There is nothing unusual about utilizing Instagram as a marketing tool. What's more unusual is what Cappiello has had to say: Less about the cute "look-at-me" or "aren't-we-cool?" reels set to nostalgic music which typify most winery handles and also dominated @patrickwine up until recently. Instead, Cappiello has opted to conduct almost sobering, straightforward, hardcore, honest and sometimes brutally self-examining conversations about his winemaking, and what he thinks about the wine industry in general.

Recent post on Instagram's @patrickwine page showing just a few of the current Monte Rio  Cellars releases.

Cappiello's breast-baring posts have been relentless to the point of accumulating over 37,000 followers (a huge amount by tiny winery standards). More significant, though, has been the responses, some of them broadcast far beyond the micro-universe of @patrickwine.

Exhibit #1 popped up in a March 8, 2024 Substack article by Ari Bendersky entitled The Case to Drink More American Wine. Bendersky starts off by quoting directly from a Cappiello reel on Instagram:

“American wineries are struggling right now. We have a huge amount of inventory and a huge decrease in sales. And you can help us. We are asking you for one thing: Drink our wines. Buy our wines.” With that plea on Instagram, Monte Rio winemaker Patrick Cappiello urged American wine merchants, restaurant and bar wine buyers, sommeliers, and consumers to only buy and consume American wine for the next two months.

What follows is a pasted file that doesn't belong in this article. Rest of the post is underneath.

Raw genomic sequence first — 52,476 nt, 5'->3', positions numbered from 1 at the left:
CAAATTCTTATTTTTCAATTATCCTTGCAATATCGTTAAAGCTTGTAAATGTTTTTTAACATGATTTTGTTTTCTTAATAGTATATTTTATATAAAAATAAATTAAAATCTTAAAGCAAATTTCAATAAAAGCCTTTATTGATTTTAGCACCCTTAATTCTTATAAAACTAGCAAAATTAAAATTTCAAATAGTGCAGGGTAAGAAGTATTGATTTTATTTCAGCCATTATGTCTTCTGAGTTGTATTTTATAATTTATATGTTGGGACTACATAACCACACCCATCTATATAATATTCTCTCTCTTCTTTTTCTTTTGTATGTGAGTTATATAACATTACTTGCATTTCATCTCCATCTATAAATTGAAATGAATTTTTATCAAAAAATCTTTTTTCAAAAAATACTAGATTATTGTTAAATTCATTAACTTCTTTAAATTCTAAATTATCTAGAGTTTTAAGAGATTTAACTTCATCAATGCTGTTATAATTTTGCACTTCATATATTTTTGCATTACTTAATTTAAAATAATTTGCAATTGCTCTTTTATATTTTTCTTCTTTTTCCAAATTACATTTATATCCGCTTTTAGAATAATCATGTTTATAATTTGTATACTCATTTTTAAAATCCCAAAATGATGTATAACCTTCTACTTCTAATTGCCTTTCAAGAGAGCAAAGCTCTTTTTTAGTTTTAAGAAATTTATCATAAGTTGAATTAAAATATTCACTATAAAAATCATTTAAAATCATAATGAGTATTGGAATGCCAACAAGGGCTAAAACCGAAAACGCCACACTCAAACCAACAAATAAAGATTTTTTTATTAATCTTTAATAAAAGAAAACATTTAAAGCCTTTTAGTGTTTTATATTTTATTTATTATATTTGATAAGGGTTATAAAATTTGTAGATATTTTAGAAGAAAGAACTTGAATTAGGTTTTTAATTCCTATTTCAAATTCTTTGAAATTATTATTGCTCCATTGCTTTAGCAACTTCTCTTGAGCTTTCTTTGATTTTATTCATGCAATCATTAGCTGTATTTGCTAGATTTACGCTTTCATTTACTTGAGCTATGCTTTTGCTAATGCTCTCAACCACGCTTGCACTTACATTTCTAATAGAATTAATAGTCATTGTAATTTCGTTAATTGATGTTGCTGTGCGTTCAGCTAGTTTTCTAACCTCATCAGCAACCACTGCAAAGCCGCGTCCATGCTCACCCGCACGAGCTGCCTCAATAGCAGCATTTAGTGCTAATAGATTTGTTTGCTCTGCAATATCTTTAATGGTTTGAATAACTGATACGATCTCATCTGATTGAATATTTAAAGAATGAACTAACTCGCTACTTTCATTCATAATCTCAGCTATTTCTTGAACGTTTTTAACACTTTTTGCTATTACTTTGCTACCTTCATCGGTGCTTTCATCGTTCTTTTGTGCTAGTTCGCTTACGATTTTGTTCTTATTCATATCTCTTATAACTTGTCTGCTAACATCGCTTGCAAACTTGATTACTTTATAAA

While conglomerates like Constellation Brands, Gallo, and Trinchero Family Estates, which all own and operate numerous wine brands with revenues in the millions, would survive, it’s the smaller labels—many of which often fly under the radar among everyday wine drinkers—that are struggling.

Monte Rio Cellars owner/winemaker Patrick Cappiello. Leigh-Ann Beverley.

“If we don’t shift the focus now to concentrate on drinking domestic wine and supporting domestic producers,” Cappiello told me on a call last week, “then the producers that have worked so hard to build change on what we’re doing here are the ones who are going to fail.”

Cappiello said his sales in the first two quarters of 2023 were stellar, but then in August he saw an 80% drop from the previous year and, overall, saw his sales decline 20% for the year. “I didn’t overproduce,” he said. “I produce based on my sales trajectory and we’re dependent on what our distributors are telling us what they want and need.”